Building trust with your nonprofit’s donors is a key component of donor loyalty. Donors who give for years and years and yeeeeears love your cause, of course. The thing that's unspoken but implicit is that they trust how your organization is using their donations.
If they didn’t trust your nonprofit to be a good steward of their money, chances are they wouldn’t keep donating. And these days, with more organizations practicing radical transparency, donors want to know how their money was used and what impact it had.
By integrating a few key changes to your stewardship and communications, your nonprofit will be on its way to building even greater trust with its donors.
Principles of Donor Trust
Broadly speaking, when we think about the concept of trust in relationships, there are a few ways that we consistently build trust: follow-through, accountability and authenticity.
Follow-through means doing what you say you’re going to do.
When a nonprofit has been around for years (or even decades), it naturally builds up a track record of follow-through by consistently delivering its programs and services. The consistency of follow-through leads to donors trusting that when they give your organization a donation, it will be used to fulfill your mission.
Accountability means that your organization is demonstrating transparency in its responsibility and leadership.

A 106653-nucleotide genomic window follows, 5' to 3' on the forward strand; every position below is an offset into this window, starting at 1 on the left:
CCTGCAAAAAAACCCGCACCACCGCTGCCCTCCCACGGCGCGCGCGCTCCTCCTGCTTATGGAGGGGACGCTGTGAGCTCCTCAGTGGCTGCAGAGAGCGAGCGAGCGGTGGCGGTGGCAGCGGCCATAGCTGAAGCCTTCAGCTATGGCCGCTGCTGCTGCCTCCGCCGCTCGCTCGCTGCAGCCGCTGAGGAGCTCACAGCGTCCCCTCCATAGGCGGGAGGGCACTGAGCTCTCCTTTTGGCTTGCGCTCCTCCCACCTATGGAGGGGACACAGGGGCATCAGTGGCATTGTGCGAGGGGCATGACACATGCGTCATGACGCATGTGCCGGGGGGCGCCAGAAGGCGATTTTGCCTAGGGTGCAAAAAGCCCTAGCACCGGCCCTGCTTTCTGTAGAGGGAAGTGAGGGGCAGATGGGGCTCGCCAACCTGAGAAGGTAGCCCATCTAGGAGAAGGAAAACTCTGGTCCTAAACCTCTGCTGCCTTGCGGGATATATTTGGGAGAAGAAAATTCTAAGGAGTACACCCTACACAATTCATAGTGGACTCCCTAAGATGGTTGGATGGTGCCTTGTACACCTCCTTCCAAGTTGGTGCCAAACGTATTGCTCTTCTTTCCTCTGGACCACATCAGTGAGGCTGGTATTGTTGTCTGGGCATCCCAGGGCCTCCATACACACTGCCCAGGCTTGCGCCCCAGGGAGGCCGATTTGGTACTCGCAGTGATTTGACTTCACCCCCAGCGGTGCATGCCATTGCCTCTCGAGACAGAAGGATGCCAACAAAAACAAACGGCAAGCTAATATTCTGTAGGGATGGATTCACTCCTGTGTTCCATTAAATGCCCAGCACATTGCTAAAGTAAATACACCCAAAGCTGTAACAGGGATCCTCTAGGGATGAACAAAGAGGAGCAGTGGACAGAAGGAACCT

Nonprofits tend to be accountable to many parties. The IRS, the board, the public at large, funders, and of course individual donors. Organizations that understand and respect these layers of accountability show that they aren’t disregarding their stakeholders.
Authenticity is about how your organization shows up.
Is it honest about its outcomes? Does it own its mistakes? Does it operate in integrity with its values? Does it talk about failures and successes? When it comes to donor communication, it can be tempting to paint pictures of sunshine and rainbows, but we all know it’s not like that 100% of the time. It can feel like a risk to show another facet of your organization, but in doing so, you give donors the opportunity to trust your organization in a new way.
Trust in Action
Applying the principles of donor trust to your stewardship and donor communication is a great way to deepen donor trust. Here are a few examples of what this looks like in action.
- Thank you letters - In your thank you letters, be specific about how donations are used and what kind of impact they have. When possible, share a short story or clear example of impact.
- Annual reports - Your organization’s annual report is a natural opportunity for accountability. What goes into your annual report should demonstrate your organization’s follow through and highlight donor impact. You can use your annual report to celebrate successes and reflect on mistakes that are informing your work moving forward.
- Website - Donors who make a gift online are likely doing so through your website. They may click through your site to see what’s happening and read more about your nonprofit. Any pages that donors are likely to visit before they make a donation are an opportunity for your nonprofit to build trust by demonstrating accountability and transparency.